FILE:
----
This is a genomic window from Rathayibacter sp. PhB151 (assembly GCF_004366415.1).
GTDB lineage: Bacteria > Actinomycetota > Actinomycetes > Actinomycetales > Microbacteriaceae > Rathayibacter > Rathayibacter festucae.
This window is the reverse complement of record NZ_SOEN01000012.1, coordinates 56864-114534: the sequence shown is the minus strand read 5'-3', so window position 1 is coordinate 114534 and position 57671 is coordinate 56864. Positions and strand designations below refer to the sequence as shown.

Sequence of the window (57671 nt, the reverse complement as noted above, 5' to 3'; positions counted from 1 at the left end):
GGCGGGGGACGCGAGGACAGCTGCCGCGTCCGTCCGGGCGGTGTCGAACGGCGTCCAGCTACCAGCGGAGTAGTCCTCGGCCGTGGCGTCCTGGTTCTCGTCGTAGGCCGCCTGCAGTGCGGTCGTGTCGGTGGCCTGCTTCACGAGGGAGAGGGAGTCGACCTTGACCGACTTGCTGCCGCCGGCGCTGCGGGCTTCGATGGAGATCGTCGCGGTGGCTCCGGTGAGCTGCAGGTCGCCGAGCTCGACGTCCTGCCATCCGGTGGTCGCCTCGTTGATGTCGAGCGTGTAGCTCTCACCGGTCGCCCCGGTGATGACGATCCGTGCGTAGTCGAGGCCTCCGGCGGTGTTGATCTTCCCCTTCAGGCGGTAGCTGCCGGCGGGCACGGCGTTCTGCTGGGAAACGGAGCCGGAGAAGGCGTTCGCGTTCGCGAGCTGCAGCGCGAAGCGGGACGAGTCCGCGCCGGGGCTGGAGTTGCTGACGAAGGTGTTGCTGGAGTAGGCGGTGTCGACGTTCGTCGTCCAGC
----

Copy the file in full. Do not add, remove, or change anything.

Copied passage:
This is a genomic window from Rathayibacter sp. PhB151 (assembly GCF_004366415.1).
GTDB lineage: Bacteria > Actinomycetota > Actinomycetes > Actinomycetales > Microbacteriaceae > Rathayibacter > Rathayibacter festucae.
This window is the reverse complement of record NZ_SOEN01000012.1, coordinates 56864-114534: the sequence shown is the minus strand read 5'-3', so window position 1 is coordinate 114534 and position 57671 is coordinate 56864. Positions and strand designations below refer to the sequence as shown.

Sequence of the window (57671 nt, the reverse complement as noted above, 5' to 3'; positions counted from 1 at the left end):
GGCGGGGGACGCGAGGACAGCTGCCGCGTCCGTCCGGGCGGTGTCGAACGGCGTCCAGCTACCAGCGGAGTAGTCCTCGGCCGTGGCGTCCTGGTTCTCGTCGTAGGCCGCCTGCAGTGCGGTCGTGTCGGTGGCCTGCTTCACGAGGGAGAGGGAGTCGACCTTGACCGACTTGCTGCCGCCGGCGCTGCGGGCTTCGATGGAGATCGTCGCGGTGGCTCCGGTGAGCTGCAGGTCGCCGAGCTCGACGTCCTGCCATCCGGTGGTCGCCTCGTTGATGTCGAGCGTGTAGCTCTCACCGGTCGCCCCGGTGATGACGATCCGTGCGTAGTCGAGGCCTCCGGCGGTGTTGATCTTCCCCTTCAGGCGGTAGCTGCCGGCGGGCACGGCGTTCTGCTGGGAAACGGAGCCGGAGAAGGCGTTCGCGTTCGCGAGCTGCAGCGCGAAGCGGGACGAGTCCGCGCCGGGGCTGGAGTTGCTGACGAAGGTGTTGCTGGAGTAGGCGGTGTCGACGTTCGTCGTCCAGC